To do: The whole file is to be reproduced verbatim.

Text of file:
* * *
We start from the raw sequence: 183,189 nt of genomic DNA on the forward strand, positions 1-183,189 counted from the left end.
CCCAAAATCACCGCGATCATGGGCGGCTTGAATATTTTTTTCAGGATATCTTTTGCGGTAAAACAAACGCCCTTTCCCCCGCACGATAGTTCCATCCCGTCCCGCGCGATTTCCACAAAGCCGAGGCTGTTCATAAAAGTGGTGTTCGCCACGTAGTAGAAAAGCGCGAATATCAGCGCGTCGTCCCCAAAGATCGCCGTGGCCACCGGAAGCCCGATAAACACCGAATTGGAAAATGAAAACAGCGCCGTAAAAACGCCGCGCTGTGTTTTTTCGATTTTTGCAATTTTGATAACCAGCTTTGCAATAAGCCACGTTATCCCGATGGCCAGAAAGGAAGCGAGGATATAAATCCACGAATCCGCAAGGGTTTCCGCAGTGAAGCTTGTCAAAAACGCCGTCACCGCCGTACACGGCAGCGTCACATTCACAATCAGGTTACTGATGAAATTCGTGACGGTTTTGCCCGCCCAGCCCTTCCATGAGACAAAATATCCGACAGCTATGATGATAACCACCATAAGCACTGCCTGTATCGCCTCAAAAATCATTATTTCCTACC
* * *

We start from the raw sequence: 183,189 nt of genomic DNA on the forward strand, positions 1-183,189 counted from the left end.
CCCAAAATCACCGCGATCATGGGCGGCTTGAATATTTTTTTCAGGATATCTTTTGCGGTAAAACAAACGCCCTTTCCCCCGCACGATAGTTCCATCCCGTCCCGCGCGATTTCCACAAAGCCGAGGCTGTTCATAAAAGTGGTGTTCGCCACGTAGTAGAAAAGCGCGAATATCAGCGCGTCGTCCCCAAAGATCGCCGTGGCCACCGGAAGCCCGATAAACACCGAATTGGAAAATGAAAACAGCGCCGTAAAAACGCCGCGCTGTGTTTTTTCGATTTTTGCAATTTTGATAACCAGCTTTGCAATAAGCCACGTTATCCCGATGGCCAGAAAGGAAGCGAGGATATAAATCCACGAATCCGCAAGGGTTTCCGCAGTGAAGCTTGTCAAAAACGCCGTCACCGCCGTACACGGCAGCGTCACATTCACAATCAGGTTACTGATGAAATTCGTGACGGTTTTGCCCGCCCAGCCCTTCCATGAGACAAAATATCCGACAGCTATGATGATAACCACCATAAGCACTGCCTGTATCGCCTCAAAAATCATTATTTCCTACC